Issue №4, Vol. 15
Bastrikov D., Kunitskaya O. Efficiency increase of barking waste grinding // Resources and Technology. 2018. №4, Vol. 15. P. 1‒30.



DOI: 10.15393/j2.art.2018.4262

Efficiency increase of barking waste grinding

Bastrikov
   Dmitry
Voronezh state forest engineering University named after G. F. Morozov, bastrikov@gmail.com
Kunitskaya
   Olga
Yakut state agricultural Academy, ola.ola07@mail.ru
Key words:
barking waste
grinding
grinders with a knife working body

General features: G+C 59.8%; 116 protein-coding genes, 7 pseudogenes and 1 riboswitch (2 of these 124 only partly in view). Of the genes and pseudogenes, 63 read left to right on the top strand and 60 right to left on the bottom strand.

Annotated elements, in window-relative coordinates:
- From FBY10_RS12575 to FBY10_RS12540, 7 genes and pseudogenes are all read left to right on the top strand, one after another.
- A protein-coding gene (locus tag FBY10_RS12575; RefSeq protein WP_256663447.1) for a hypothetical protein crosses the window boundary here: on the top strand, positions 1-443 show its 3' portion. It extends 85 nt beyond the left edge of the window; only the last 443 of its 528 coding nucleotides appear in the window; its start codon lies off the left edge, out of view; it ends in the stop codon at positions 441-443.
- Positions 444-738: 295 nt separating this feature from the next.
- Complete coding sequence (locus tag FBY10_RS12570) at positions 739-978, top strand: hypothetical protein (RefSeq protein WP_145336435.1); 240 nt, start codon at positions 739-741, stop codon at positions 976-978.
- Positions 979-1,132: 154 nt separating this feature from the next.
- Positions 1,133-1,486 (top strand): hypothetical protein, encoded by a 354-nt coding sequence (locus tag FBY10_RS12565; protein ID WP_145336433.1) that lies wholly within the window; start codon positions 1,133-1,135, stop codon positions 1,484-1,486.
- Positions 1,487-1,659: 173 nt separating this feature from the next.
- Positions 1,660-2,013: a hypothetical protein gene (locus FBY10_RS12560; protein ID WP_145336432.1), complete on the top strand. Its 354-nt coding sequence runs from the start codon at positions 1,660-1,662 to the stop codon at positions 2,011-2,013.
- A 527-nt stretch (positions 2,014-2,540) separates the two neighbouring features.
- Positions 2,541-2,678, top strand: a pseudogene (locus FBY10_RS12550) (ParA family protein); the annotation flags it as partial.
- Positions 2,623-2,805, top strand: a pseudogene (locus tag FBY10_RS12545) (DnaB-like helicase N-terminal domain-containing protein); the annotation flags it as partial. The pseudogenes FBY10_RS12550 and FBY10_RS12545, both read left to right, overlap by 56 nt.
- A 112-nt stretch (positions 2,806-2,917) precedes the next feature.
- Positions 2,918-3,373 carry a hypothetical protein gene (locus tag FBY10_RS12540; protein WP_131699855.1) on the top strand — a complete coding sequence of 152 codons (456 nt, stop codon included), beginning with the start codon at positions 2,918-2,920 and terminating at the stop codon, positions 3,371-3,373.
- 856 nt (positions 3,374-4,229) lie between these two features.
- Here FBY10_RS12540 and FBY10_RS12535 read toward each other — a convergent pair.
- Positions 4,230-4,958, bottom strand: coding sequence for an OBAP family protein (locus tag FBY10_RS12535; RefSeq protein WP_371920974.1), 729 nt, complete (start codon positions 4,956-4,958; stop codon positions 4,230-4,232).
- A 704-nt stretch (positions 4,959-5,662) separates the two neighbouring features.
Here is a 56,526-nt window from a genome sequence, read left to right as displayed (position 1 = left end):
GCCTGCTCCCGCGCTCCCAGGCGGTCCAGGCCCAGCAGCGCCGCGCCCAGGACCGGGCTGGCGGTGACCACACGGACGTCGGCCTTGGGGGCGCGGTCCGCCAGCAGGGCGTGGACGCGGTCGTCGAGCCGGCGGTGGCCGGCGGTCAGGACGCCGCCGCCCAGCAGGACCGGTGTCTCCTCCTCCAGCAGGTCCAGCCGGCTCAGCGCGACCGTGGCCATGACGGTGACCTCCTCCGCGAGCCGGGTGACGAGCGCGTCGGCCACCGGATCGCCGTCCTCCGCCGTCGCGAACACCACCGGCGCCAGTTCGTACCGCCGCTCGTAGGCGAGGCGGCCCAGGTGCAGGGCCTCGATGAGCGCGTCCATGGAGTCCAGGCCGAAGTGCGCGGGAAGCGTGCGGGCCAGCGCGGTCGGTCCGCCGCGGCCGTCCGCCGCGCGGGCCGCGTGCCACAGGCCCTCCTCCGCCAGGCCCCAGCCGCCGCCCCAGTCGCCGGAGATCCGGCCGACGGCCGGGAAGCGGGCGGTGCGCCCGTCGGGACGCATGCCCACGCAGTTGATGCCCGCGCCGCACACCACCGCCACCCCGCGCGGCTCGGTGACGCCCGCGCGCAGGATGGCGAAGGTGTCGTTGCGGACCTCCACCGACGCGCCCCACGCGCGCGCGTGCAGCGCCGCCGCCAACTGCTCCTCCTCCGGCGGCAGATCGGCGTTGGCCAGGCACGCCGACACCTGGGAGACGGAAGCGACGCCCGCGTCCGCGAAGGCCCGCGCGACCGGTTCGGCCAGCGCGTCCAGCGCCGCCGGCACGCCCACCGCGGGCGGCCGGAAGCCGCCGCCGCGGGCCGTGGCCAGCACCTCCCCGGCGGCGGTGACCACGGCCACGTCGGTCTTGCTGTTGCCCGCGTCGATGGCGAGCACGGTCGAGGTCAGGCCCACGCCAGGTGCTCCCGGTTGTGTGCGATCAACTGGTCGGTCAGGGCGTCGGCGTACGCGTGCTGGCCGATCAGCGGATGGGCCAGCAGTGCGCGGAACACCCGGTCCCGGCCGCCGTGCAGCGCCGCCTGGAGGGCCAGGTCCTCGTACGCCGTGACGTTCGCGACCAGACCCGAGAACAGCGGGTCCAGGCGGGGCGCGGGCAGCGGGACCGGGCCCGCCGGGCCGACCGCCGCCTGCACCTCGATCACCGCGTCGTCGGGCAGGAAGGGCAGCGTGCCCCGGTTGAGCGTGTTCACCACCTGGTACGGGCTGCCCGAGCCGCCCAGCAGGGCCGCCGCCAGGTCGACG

Summary: Shredding operation is one of the most important and energy-intensive operations in the cycle of barking waste preparation for recycling, for example, for biofuel production. In the scientific literature, there are practically no mathematical models adequately describing the grinding of barking waste using modern equipment with a knife working body as the most common tool. There are some research results in such related fields as those of building materials technology and in the mining industry. However, their adaptation to the specifics of the timber processing industry is impossible without proper theoretical and experimental studies. The lack of a process scientific description leads to inefficient and unreasonable decisions in the technological process organization of debarking waste preparation for disposal and leads to an increase in energy costs for the raw materials preparation. As a result, the overall efficiency of processing enterprises is reduced. Barking waste is pieces of bark with the inclusion of wood (chip), the mass fraction of which varies depending on the time of the year. The developed methods of using the bark are divided into four groups: burning the bark to produce heat or electricity; mechanical processing of the bark into construction and insulation materials; chemical processing of the bark to obtain extracts and chemicals; biological processing of the bark for composting. The obvious and most affordable way to dispose of wood bark is the energy method: the use of the bark as fuel. It is customary to distinguish between direct combustion of the bark, for example, in pulp and paper mills, where the bark is burned in special high-performance boilers (usually in a mixture with other fuels, for example, chips, coal or liquid fuel); burning of briquetted bark. The benefits of briquetted biofuel are well known. It is important to note that, in addition to the moisture content of raw materials, the quality and strength of the resulting briquettes is affected by the fractional composition of raw materials. The inclusion of large-sized wood particles dramatically reduces the strength of the briquettes.

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